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J Antimicrob Chemother. 2006 Apr;57(4):666-72. Epub 2006 Feb 7.

The role of horizontal gene transfer in the spread of trimethoprim-sulfamethoxazole resistance among uropathogenic Escherichia coli in Europe and Canada.

Author information

1
Department of Epidemiology, University of Michigan, School of Public Health, Ann Arbor, 48109, USA.

Abstract

OBJECTIVES:

To describe the distribution of trimethoprim-sulfamethoxazole resistance genes and the role of horizontal gene transfer and clonal expansion in recent increases of antibiotic resistance rates among uropathogenic Escherichia coli in Europe and Canada.

METHODS:

We identified antibiotic resistance alleles sul1, sul2, sul3 and dfr along with type 1 and type 2 integrons among 350 uropathogenic E. coli isolates from a cross-sectional study of acute, uncomplicated, community-acquired urinary tract infections in 16 western European countries and Canada (ECOSENS).

RESULTS:

Trimethoprim resistance gene distributions showed no regional dependency (P = 0.84). The most common trimethoprim resistance gene was dfrA1, which occurred in 37.9% of dfr containing isolates. Similarly, the sulfamethoxazole resistance gene distributions did not vary significantly by region (P = 0.20). sul2, the most common sulfamethoxazole resistance gene, was found in 77.9% of sulfamethoxazole-resistant isolates. The distribution of type 1 and type 2 integrons varied slightly by region (P = 0.04) with type 1 integrons being the more common (85.9%). We observed 34 combinations of the sul genes, dfr genes and integron types; the most common combinations were broadly disseminated across every region examined.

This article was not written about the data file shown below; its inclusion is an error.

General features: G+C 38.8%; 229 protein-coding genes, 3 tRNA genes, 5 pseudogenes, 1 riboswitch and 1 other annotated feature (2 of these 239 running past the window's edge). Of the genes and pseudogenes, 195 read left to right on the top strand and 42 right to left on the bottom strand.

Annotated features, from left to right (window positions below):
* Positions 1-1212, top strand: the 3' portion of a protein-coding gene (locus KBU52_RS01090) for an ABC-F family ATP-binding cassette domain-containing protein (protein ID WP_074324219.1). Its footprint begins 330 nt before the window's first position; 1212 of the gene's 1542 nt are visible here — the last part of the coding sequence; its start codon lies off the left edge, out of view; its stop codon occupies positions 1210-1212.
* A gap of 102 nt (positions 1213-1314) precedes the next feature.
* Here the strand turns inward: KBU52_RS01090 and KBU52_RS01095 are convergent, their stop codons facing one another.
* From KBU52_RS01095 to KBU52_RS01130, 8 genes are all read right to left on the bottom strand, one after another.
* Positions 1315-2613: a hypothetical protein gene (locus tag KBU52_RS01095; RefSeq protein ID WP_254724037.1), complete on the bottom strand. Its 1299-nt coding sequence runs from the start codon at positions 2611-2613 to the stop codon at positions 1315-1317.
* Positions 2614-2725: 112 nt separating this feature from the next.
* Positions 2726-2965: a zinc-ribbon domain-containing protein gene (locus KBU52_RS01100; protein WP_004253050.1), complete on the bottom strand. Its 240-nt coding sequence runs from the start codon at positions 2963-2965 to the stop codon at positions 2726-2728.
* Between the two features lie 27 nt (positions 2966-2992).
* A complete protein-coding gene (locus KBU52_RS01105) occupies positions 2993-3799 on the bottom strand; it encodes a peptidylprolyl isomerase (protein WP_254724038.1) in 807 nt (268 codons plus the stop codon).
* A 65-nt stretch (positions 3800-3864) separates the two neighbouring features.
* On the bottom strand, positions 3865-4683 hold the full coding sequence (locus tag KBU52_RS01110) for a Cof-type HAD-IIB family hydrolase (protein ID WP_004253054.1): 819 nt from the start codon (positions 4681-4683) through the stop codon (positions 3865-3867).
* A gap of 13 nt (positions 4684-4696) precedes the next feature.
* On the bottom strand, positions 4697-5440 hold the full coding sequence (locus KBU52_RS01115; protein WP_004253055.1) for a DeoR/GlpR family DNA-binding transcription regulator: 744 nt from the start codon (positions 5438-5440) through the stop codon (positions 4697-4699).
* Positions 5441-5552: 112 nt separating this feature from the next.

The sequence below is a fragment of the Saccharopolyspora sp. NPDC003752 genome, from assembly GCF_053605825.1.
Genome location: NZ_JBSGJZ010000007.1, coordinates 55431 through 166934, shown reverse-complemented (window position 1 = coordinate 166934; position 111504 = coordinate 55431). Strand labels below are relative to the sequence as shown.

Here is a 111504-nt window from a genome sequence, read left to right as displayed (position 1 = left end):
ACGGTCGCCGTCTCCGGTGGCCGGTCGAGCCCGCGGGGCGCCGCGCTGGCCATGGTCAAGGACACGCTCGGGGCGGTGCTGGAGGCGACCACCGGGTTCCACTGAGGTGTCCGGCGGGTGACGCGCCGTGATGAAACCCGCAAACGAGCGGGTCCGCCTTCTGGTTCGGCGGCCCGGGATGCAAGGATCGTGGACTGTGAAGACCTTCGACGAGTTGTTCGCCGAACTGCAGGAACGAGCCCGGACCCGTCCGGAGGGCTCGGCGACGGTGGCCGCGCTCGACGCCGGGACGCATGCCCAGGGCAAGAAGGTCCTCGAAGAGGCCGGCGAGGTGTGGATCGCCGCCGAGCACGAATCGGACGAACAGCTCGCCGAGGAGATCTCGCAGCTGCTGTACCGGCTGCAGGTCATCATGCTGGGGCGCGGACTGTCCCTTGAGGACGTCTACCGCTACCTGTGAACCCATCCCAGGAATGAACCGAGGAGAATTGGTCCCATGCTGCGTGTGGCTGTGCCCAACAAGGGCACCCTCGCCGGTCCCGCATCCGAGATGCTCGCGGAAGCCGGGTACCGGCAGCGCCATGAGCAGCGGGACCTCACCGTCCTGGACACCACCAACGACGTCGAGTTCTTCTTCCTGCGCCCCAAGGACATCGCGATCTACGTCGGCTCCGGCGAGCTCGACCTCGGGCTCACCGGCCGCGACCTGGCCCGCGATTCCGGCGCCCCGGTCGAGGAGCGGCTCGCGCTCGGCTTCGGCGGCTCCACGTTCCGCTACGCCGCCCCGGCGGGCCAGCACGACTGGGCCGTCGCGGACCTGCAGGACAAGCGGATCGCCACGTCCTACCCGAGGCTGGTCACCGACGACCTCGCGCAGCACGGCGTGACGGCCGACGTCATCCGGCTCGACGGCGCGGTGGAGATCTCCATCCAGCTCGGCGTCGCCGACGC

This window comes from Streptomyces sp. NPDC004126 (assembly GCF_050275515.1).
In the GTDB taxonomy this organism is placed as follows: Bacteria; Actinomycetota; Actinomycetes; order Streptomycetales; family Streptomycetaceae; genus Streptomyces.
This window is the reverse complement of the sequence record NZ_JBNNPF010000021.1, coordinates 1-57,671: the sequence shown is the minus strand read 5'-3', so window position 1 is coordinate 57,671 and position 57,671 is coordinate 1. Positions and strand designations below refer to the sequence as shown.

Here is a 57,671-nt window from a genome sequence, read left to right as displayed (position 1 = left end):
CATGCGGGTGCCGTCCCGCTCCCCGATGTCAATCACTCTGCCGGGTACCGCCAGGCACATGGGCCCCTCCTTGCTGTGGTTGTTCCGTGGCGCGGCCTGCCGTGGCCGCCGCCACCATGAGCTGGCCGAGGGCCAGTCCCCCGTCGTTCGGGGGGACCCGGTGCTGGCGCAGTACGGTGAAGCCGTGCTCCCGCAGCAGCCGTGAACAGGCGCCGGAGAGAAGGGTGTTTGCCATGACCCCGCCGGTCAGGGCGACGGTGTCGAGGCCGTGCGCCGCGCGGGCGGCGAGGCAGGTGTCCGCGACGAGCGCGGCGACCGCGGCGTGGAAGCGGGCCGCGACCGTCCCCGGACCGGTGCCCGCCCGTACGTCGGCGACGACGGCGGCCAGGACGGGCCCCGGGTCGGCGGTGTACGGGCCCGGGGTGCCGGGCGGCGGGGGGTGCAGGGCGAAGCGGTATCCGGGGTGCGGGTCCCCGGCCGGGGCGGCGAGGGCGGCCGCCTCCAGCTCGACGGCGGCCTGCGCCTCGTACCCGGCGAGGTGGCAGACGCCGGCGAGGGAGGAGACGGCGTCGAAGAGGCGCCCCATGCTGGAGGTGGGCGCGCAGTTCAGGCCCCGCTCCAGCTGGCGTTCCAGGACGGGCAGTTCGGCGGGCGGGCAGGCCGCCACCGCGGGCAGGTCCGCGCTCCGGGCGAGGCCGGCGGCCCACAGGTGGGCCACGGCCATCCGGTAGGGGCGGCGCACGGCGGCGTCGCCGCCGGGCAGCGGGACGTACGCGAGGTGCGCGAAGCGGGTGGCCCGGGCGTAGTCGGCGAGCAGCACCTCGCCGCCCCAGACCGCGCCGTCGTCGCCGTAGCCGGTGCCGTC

CONCLUSIONS:

Horizontal gene transfer plays a larger role than clonal expansion in the increase of trimethoprim-sulfamethoxazole resistance levels in Europe and Canada.

PMID:
16464890
DOI:
10.1093/jac/dkl020
[Indexed for MEDLINE]

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